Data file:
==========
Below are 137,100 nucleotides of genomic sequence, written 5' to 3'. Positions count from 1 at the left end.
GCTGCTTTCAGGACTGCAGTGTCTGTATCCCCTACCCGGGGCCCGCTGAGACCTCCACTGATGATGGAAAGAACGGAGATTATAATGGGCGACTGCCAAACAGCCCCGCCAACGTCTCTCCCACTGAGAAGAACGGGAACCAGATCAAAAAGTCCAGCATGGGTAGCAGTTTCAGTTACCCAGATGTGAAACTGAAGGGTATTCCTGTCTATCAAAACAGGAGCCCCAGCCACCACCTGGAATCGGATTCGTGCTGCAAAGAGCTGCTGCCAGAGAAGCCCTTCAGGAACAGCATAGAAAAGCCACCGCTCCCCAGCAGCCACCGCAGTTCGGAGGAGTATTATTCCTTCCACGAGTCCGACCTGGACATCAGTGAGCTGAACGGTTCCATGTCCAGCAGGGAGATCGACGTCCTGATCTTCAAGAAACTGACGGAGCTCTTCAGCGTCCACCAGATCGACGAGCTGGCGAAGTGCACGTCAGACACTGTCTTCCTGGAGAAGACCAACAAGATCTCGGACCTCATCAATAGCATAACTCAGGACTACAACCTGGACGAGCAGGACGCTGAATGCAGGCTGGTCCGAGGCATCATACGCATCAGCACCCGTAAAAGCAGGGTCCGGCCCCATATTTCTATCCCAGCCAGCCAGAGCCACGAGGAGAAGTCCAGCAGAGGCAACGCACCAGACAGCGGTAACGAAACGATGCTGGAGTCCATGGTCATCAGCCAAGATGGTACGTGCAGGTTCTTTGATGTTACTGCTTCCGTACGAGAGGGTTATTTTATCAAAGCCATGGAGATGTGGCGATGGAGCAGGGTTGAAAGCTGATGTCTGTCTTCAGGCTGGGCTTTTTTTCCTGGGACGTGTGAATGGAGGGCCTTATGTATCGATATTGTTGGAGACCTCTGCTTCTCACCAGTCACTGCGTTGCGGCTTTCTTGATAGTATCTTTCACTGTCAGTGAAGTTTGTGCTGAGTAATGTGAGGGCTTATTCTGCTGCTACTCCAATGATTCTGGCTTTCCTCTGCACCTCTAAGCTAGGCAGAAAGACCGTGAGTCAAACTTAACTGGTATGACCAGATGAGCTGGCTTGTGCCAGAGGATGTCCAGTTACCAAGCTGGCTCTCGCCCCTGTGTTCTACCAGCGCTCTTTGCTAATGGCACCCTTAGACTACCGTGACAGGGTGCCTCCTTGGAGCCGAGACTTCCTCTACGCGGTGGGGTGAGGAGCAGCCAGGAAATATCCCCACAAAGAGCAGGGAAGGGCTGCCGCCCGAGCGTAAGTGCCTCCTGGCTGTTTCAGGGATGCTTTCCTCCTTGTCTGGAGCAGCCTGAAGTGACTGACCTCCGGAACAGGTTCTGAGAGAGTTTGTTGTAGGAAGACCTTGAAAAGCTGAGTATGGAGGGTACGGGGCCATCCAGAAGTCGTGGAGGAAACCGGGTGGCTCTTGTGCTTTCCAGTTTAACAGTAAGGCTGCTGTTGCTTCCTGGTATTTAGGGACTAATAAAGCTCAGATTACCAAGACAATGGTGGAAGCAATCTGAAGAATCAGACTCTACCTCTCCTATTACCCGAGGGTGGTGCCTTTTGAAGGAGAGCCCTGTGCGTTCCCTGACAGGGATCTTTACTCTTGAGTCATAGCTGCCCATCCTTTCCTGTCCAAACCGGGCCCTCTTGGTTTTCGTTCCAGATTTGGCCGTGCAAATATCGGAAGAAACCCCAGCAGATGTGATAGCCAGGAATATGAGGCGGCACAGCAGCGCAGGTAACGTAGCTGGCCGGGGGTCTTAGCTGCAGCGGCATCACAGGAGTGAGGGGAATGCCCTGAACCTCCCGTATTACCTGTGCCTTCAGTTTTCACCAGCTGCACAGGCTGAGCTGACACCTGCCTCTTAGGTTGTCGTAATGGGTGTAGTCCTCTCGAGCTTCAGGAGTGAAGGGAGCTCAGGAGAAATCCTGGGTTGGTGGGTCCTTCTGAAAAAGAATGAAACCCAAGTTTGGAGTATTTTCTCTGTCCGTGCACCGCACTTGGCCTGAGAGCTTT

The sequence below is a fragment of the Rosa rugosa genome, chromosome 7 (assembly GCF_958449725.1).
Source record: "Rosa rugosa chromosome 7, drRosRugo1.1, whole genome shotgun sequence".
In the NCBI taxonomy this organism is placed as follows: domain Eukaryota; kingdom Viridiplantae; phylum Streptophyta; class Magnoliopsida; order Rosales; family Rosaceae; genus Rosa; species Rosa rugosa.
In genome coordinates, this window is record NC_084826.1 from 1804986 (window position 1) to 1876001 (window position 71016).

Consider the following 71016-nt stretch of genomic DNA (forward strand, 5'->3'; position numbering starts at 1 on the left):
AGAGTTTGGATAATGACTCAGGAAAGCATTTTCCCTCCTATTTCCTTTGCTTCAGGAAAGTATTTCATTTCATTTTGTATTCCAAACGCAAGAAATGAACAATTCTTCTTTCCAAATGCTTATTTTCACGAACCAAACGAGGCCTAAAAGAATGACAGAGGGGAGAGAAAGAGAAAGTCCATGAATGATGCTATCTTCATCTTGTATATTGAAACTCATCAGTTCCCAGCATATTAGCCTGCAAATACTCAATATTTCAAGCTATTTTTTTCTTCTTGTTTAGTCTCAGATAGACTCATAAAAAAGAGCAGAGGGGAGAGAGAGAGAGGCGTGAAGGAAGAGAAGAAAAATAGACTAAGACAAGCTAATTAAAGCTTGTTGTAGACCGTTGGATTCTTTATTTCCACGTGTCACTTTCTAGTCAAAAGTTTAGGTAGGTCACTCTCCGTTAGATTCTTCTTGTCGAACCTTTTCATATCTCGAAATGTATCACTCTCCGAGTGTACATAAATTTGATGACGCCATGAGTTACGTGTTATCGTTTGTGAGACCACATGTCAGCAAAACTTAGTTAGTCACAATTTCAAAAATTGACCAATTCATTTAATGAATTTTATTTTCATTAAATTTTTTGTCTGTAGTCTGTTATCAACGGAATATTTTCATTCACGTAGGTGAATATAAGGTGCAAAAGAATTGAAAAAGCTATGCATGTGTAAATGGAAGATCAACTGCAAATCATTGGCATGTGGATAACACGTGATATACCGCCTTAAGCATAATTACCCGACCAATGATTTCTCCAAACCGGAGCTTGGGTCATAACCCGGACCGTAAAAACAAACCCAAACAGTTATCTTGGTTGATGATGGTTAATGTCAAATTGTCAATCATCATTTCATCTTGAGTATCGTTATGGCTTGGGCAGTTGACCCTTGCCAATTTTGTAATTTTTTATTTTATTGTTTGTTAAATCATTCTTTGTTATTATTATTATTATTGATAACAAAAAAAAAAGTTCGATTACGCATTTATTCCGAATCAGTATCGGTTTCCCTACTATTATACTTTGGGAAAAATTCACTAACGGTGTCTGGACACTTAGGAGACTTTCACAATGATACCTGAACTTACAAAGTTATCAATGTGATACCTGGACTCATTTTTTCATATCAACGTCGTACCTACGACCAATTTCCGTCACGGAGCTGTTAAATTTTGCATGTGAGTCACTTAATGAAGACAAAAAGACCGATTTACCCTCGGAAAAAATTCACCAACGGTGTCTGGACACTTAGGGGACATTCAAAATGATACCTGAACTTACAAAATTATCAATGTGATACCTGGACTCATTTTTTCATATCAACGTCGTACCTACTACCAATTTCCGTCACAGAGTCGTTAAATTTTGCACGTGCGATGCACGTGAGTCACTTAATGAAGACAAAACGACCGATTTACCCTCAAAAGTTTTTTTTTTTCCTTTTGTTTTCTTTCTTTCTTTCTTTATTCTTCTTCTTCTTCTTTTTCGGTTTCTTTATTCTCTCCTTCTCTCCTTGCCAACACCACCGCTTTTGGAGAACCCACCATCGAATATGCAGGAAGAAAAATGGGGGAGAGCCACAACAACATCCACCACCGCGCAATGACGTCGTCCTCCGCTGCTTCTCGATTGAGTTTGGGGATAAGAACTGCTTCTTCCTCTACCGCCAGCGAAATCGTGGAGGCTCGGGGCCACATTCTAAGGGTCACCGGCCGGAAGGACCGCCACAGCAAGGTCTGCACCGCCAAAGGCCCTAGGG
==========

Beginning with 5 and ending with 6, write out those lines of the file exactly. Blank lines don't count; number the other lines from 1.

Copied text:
In the NCBI taxonomy this organism is placed as follows: domain Eukaryota; kingdom Viridiplantae; phylum Streptophyta; class Magnoliopsida; order Rosales; family Rosaceae; genus Rosa; species Rosa rugosa.
In genome coordinates, this window is record NC_084826.1 from 1804986 (window position 1) to 1876001 (window position 71016).